President Peña Nieto said Mexico's made big progress on education and telecom reform. But observers say the real hurdles lie ahead.
A mass grave outside Mexico City contained the bodies of several youths abducted in May, a case that deepened concerns about organized crime in the city.
Zocalo plaza, one of the world's largest public squares, has filled with a patchwork of tents and tarps – and the mayor is hearing from residents who are not happy about it.
The Education Department has admitted to 117 errors in spelling and grammar in a Spanish language and a geography textbook for elementary schools.
Analysts say Pemex – which has long been a symbol of national sovereignty – needs tens of billions of dollars in private investment to stay competitive.
The US sharply protested the release on procedural grounds of Rafael Caro Quintero, whose sentence for the killing of a US drug enforcement agent was overturned.
Peru's economy has expanded over 10 years of sustained growth, stoking access to credit and higher risks of debt across the rising middle class.
A political organization tracing its beliefs to the Shining Path has some worried that Peru still needs to resolve the conditions that gave rise to the guerrilla movement in the first place.
In a Lima, Peru slum, an oasis of urban agriculture blooms beneath high-tension electric wires.
The capture of Zetas leader Miguel Angel Treviño Morales is an important success for Mexico's eight-month-old Peña Nieto administration, but the previous president may deserve a tip of the hat.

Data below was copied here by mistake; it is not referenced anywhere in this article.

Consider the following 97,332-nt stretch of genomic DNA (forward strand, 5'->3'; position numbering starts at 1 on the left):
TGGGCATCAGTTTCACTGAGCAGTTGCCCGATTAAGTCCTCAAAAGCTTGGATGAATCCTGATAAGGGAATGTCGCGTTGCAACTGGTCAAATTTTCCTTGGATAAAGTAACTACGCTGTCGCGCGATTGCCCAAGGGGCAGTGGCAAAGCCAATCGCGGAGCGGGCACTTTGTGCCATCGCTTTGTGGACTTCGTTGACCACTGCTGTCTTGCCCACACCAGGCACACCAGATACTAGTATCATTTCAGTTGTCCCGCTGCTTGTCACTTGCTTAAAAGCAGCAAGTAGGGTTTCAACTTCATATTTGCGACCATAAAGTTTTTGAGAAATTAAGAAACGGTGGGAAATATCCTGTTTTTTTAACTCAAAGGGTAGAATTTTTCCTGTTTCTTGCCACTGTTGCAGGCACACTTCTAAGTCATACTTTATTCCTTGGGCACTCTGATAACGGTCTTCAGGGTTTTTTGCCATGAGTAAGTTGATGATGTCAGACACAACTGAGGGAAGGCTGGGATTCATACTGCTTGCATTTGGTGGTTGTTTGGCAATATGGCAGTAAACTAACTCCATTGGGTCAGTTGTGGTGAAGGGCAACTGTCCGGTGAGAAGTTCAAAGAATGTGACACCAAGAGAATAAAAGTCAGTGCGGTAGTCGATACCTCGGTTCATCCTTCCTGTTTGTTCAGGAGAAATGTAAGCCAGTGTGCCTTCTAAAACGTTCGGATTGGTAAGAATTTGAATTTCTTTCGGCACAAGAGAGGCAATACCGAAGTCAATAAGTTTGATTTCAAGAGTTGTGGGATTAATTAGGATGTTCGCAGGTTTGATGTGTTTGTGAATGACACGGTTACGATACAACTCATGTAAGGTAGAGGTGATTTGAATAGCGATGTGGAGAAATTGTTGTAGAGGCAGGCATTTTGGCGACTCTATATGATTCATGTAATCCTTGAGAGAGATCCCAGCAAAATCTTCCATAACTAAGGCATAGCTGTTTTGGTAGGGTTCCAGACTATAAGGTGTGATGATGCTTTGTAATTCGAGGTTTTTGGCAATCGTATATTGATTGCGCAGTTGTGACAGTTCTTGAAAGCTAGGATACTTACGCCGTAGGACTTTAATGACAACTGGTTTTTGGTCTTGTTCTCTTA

On Dec. 4, the San Antonio Spurs will face the Minnesota Timberwolves in what will be second regular-season game to ever be played in Mexico City.
Mexico has been quiet in recent years on the US immigration debate after former President Vicente Fox's vocal push for US reform prompted criticism.
Jorge Arzave saw a bright future in the new suburban home that construction incentives and government loans made possible. But the house is falling apart, and promised services never arrived. Now he's challenging the government to help.
This year has seen politicians and the rich sarcastically dubbed 'ladies' or 'gentlemen' for their poor behavior. Caught on camera and tweeted, some of the public shaming is working.
Some 39 percent of the Mexican population, or 44 million people, is now considered middle class.
The route to the US has become so risky and costly that increasing numbers of Central American migrants - fleeing violence and economic woes at home - are staying in Mexico, working illegally.
On average 130 people per month have been reported kidnapped this year, compared to 40 per month in 2004. Some question if Mexico's inability to prosecute crimes is fueling the problem.
Chinese President Xi arrives in Mexico today for a three-day visit that could mark a new – and friendlier – stage in the two countries' relationship.
Carrot is the country's first car share initiative with 8,500 members in Mexico City. Some studies show the introduction of shared cars will reduce the overall number of drivers on the road.
The OECD's new 'Better Life' index ranks Mexico low in terms of wages and education, but the Latin American nation ranks as one of the highest in terms of life satisfaction.
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